When profit margins are squeezed, it may be easy to be persuaded away from fleet investment because an operator thinks it can’t afford new vehicles. In other cases, businesses might be tempted away from known suppliers of replacement parts, oils and lubricants and tyres in favour of cheaper products.

But looking at individual items associated with vehicle fleets may be a false economy and may be damaging in the long run. Keeping hold of a commercial vehicle too long may end up costing more money than it would have done if that truck or van was replaced. And, as for trying to save a few pounds/euros on the associated components, the saying ‘pay cheap, pay twice’ often rings true. Evidence suggests that a lot of operators end up going back to their original supplier after a bad experience.

A more measured approach to looking at a business’ outgoings is to calculate the total cost of ownership – or TCO. Looking at the total cost of ownership is a way of assessing the long-term value of a purchase to a company or individual.

A number of elements are included in the calculation, which is often represented by a pence/euro cents per mile/kilometre figure. For example, TCO includes the purchase price of a particular asset, plus the operating costs over that asset's lifespan. That means collectively including capital, maintenance, asset depreciation, administration and driver costs, to work out a true figure of how much it costs to run a vehicle.

 An accurate TCO calculation may help a company determine exactly when to replace fleet vehicles or consider transitioning to leased or even rental vehicles. So, while spending tens of thousands of pounds/euros on a new truck upfront might not appear to make sense, it could actually be beneficial to a business when analysing the TCO.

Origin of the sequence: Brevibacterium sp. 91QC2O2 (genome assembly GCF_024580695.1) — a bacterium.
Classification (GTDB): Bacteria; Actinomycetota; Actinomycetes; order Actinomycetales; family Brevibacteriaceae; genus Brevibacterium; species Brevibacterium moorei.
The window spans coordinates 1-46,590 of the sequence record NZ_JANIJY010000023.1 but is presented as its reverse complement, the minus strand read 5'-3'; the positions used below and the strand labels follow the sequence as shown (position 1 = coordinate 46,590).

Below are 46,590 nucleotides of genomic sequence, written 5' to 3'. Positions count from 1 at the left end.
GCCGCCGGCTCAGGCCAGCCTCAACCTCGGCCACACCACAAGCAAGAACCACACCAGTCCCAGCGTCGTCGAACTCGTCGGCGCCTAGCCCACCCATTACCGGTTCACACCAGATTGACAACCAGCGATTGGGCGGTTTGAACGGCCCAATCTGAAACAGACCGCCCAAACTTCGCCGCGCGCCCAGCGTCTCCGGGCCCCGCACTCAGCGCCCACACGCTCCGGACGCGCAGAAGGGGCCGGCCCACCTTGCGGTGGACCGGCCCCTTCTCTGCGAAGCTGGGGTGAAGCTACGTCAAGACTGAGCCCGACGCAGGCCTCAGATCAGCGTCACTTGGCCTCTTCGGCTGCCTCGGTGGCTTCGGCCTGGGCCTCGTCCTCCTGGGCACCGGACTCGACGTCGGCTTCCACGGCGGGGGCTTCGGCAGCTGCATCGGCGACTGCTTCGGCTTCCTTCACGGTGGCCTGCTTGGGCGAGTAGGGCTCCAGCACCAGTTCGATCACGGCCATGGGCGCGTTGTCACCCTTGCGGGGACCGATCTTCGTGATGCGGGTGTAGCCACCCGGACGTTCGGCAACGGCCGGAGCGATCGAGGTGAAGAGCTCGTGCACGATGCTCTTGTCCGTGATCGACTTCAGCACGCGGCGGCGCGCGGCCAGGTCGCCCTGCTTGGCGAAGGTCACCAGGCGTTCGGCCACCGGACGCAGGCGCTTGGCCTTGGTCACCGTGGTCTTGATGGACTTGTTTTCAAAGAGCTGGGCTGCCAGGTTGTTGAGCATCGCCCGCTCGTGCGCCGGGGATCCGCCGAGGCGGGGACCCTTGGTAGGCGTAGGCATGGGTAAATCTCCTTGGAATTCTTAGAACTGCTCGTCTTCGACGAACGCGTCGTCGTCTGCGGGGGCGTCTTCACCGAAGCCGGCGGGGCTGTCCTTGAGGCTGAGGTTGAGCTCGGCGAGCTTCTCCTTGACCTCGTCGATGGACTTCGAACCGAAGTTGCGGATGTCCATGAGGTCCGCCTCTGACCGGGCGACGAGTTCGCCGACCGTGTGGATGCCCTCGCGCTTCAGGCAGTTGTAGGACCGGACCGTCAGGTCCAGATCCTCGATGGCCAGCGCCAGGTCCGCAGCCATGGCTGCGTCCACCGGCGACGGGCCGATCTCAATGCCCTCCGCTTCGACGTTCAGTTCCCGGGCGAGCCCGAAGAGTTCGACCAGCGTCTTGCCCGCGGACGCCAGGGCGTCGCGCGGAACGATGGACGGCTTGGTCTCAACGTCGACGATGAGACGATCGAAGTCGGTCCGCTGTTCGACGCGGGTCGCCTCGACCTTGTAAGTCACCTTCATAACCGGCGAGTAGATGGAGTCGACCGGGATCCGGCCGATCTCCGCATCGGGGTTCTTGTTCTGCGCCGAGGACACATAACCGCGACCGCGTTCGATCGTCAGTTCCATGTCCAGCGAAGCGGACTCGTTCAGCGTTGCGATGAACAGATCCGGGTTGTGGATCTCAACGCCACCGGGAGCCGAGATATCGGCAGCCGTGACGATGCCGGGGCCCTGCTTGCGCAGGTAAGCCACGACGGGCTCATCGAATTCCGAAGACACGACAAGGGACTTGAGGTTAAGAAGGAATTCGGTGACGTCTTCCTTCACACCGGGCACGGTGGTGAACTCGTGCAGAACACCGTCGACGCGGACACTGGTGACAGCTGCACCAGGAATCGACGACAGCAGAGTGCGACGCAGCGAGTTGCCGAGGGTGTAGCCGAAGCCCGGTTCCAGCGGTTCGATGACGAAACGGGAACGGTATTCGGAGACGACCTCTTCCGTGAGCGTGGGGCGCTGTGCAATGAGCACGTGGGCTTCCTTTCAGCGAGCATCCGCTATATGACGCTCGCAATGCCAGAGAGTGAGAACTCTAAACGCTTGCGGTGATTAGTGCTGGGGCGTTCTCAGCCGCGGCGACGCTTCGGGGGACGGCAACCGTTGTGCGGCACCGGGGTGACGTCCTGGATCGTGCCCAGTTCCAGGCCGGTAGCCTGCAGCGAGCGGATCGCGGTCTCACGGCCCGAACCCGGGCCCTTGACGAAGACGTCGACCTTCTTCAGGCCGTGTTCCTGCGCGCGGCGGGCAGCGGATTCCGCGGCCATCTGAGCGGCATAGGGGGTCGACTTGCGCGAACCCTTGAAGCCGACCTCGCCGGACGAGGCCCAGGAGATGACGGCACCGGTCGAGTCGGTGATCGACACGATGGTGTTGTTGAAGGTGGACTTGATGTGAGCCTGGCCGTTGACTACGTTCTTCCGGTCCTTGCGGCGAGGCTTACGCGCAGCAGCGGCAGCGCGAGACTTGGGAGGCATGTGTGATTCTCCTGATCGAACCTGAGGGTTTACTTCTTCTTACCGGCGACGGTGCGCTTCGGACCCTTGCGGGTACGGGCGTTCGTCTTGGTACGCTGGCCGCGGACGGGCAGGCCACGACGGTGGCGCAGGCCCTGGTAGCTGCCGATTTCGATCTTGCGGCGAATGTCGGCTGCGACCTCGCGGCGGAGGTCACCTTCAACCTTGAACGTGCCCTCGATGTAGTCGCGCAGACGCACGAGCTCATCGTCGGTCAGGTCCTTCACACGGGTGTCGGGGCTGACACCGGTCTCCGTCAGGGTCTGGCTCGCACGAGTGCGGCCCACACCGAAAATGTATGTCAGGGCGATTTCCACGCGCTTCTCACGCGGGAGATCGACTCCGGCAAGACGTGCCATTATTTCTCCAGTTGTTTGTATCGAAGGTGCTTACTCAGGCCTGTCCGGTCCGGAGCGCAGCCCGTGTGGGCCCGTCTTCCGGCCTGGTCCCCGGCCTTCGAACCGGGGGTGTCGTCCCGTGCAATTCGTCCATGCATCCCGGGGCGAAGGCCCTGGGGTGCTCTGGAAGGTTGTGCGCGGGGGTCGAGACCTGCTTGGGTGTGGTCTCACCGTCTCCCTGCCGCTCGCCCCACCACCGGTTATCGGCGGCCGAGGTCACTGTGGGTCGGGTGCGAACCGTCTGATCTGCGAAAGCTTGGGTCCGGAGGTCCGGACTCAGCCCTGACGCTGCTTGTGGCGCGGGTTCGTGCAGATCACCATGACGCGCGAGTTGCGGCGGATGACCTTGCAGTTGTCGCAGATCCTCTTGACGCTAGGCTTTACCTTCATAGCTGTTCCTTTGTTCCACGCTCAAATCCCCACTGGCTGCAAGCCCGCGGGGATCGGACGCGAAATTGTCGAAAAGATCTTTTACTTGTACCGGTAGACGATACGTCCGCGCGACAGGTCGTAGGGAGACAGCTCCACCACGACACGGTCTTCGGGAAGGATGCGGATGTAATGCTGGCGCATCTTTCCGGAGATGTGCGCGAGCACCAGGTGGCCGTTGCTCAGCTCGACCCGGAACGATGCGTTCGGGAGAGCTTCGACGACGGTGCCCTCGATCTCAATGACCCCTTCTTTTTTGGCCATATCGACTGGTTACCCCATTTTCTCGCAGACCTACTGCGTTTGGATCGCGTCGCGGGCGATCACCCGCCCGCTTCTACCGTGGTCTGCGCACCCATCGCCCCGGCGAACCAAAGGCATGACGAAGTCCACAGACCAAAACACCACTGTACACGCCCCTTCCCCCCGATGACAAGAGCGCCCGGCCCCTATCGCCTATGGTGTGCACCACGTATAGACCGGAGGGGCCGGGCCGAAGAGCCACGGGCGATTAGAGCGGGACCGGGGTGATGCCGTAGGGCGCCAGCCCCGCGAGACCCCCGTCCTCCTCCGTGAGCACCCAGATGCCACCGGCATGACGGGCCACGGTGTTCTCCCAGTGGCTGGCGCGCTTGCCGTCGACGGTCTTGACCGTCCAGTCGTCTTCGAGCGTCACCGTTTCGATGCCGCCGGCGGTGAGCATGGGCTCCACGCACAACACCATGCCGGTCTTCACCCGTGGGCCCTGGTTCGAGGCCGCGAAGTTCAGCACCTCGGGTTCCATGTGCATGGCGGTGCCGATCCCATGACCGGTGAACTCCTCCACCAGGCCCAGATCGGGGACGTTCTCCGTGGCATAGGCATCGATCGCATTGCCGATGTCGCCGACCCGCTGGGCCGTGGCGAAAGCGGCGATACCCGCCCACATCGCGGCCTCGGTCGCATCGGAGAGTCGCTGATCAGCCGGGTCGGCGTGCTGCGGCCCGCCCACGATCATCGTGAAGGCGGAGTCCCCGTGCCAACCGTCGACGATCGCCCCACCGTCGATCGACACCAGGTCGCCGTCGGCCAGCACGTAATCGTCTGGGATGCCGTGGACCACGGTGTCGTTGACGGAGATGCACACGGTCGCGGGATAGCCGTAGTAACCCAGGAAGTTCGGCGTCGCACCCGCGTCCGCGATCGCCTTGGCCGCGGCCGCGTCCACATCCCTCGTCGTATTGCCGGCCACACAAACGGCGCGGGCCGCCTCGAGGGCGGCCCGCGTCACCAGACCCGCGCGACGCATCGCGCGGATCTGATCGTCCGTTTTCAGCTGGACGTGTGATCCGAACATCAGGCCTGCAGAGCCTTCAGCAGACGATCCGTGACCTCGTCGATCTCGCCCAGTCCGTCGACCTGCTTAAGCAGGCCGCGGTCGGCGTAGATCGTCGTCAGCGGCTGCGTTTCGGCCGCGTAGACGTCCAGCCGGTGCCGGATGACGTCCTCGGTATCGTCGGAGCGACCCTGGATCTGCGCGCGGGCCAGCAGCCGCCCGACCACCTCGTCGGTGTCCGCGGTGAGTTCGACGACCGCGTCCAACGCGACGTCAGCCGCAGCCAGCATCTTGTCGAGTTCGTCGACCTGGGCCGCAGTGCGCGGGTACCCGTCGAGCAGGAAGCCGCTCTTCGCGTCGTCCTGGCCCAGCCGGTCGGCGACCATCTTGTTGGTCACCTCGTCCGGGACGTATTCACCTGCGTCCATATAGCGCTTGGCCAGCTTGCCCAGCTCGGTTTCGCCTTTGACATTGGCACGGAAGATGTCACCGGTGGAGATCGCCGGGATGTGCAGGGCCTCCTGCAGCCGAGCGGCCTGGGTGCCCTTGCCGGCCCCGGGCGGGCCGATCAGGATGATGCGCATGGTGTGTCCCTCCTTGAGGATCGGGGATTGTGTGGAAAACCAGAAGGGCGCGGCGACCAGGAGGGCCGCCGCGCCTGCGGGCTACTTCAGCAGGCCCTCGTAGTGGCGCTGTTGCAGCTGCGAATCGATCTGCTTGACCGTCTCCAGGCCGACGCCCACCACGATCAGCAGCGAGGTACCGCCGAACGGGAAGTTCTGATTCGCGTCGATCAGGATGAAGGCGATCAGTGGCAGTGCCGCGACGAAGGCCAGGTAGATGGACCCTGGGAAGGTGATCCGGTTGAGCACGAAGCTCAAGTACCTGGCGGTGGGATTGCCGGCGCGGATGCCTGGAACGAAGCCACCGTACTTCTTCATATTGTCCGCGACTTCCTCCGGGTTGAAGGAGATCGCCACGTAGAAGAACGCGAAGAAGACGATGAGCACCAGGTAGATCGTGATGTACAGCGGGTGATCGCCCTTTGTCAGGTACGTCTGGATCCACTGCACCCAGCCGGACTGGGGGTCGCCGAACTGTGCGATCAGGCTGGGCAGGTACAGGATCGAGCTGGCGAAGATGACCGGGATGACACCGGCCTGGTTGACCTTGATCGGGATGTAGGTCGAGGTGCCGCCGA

By spreading the costs out over a period of years, fleet managers may get a better handle of their specific fleet costs. What’s more, such is the format of the calculations, costs of individual items – such as insurance, fuel, tyres and consumables – may be renegotiated downwards to save further costs in the future.

 Whatever the size of the fleet, whether it’s long-haul trucks, medium duty lorries or an urban commuter bus, the full range of Texaco Delo products may help to increase durability and maximise productivity in an ever-competitive world.

 Find out more about Texaco Delo products for commercial vehicles here.

Source: texacolubricants.com